Before you start reading, let me point out that I haven’t use Ubuntu since its early development, and by the time the first install images came out, my interest on the distro rapidly banished. It came out as something new, and it truly was; however, back then in late 2005, it just felt like it was a reinvention of the wheel. Another distro based on Debian, another philosophy that half-matched Debian’s solid policies.
By the time Ubuntu was a stable release, it was mastering the end-user experience that they promised: The Linux Desktop Experience. So what made me move away from it? the Desktop feeling; add-ons everywhere, GNOME in here and there, GTK+ in that, and the icons Oh! The icons! Those were my pet peeves on any GNU/Linux distro. I like to keep it minimal, clean, and CLI friendly.
Ubuntu shows off
Last weekend, while my girlfriend was using her laptop, I found myself intrigue by the fact that it fulfilled all the expectations of my girlfriend’s daily tasks with an OS. Before that, I vaguely remembered that she told me, she was going to install Ubuntu, well this seemed more of a testing phase than an actual full migration. By now, with the help of her friends, she fully migrated from Windows, and she couldn’t be happier since her first remarks of Ubuntu were “Everything is faster, and it feels more natural now.”
After the full installation, my girlfriend didn’t install anything, until she needed several applications for her college courses. For example, Mono for C#/.Net, and Skype to talk to her Mom. For the normal user tasks like writing and social media, she uses the default installed applications. You know the basics: OpenOffice.org suite, Empathy, Gwibber, Gnome Media Player, etc… You get the idea.
What amazes me the most, is the feeling of everything working right out of the box, and this includes the installation process. No further configuration, everything well thought for the common user. I can’t stress how much GNU/Linux distros needed to take this route to be attractive to the common user. Of course, there are other distributions built for the Desktop user, yet they lack the convincing Desktop features that Ubuntu offers. The spaces, the menu bar well placed, the menus categories, and how everything works around the Desktop; brings some comfort for everyone new to Ubuntu. The menu bar placed in the top, is a natural feature to the Mac user, and for those coming from a Windows environment, the speed captivates them.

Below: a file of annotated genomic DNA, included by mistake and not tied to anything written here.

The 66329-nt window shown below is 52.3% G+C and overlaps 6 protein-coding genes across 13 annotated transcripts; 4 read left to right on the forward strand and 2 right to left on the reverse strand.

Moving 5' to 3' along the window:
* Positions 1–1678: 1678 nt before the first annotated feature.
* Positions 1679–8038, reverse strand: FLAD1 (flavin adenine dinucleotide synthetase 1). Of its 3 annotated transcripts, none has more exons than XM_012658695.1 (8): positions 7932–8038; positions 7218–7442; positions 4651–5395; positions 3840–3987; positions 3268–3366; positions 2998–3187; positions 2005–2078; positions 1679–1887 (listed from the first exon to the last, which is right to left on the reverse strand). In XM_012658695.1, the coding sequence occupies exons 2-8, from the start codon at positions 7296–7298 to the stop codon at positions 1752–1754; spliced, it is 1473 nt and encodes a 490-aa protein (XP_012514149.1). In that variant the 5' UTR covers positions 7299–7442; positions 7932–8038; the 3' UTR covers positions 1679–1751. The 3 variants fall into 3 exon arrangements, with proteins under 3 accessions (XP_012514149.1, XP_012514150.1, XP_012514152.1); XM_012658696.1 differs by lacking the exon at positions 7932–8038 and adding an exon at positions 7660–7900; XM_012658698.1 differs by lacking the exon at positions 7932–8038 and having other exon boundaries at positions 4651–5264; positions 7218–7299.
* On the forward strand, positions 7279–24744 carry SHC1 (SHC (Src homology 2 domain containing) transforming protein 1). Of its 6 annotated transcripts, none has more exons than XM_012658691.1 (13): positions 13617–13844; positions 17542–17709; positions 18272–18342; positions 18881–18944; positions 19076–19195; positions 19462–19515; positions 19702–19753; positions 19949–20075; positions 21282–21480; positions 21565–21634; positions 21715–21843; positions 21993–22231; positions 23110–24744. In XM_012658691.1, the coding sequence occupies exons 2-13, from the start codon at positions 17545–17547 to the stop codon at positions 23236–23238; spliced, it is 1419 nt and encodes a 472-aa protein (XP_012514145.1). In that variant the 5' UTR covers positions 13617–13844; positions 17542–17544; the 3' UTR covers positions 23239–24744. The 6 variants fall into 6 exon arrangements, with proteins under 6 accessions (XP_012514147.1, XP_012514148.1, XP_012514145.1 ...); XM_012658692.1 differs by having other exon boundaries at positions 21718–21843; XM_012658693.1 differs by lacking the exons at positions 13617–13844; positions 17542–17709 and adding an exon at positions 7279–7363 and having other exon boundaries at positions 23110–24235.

It never occurred to me that my girlfriend was using the gnome-terminal to install different packages. “I use the Package Manager to search for a program, grab the package short-name, and after that I installed via
apt-get in the Terminal.”
This is a good starting point for her, it shows that her interest in the distro is still fresh. Like any new user, the disposition to learn becomes a fun stage. The fun of learning turns into useful work, and in the end, the user is gaining a new set of skills.
Any OS has its learning curve, specially, GNU/Linux distros. But Ubuntu seems to take the best from both modern popular OS. This makes the transition funner, and inspires to try new things. Recently, one of my friends, told me about her girlfriend doing the Ubuntu to Debian testing transition. Which is great, and proves the point of trying new things.
I can’t wait to see my girlfriend using Vim.